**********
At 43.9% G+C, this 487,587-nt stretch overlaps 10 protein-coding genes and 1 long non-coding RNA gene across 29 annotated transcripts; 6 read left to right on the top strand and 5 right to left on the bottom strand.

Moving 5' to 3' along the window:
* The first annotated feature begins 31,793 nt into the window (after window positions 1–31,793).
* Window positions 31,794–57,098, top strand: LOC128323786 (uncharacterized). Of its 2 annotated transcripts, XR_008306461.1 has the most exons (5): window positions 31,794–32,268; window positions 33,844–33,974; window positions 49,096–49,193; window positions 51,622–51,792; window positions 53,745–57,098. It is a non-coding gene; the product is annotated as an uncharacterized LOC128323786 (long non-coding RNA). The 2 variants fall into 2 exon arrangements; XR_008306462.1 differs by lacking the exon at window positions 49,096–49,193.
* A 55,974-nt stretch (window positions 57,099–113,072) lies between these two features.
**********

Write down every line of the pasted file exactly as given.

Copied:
At 43.9% G+C, this 487,587-nt stretch overlaps 10 protein-coding genes and 1 long non-coding RNA gene across 29 annotated transcripts; 6 read left to right on the top strand and 5 right to left on the bottom strand.

Moving 5' to 3' along the window:
* The first annotated feature begins 31,793 nt into the window (after window positions 1–31,793).
* Window positions 31,794–57,098, top strand: LOC128323786 (uncharacterized). Of its 2 annotated transcripts, XR_008306461.1 has the most exons (5): window positions 31,794–32,268; window positions 33,844–33,974; window positions 49,096–49,193; window positions 51,622–51,792; window positions 53,745–57,098. It is a non-coding gene; the product is annotated as an uncharacterized LOC128323786 (long non-coding RNA). The 2 variants fall into 2 exon arrangements; XR_008306462.1 differs by lacking the exon at window positions 49,096–49,193.
* A 55,974-nt stretch (window positions 57,099–113,072) lies between these two features.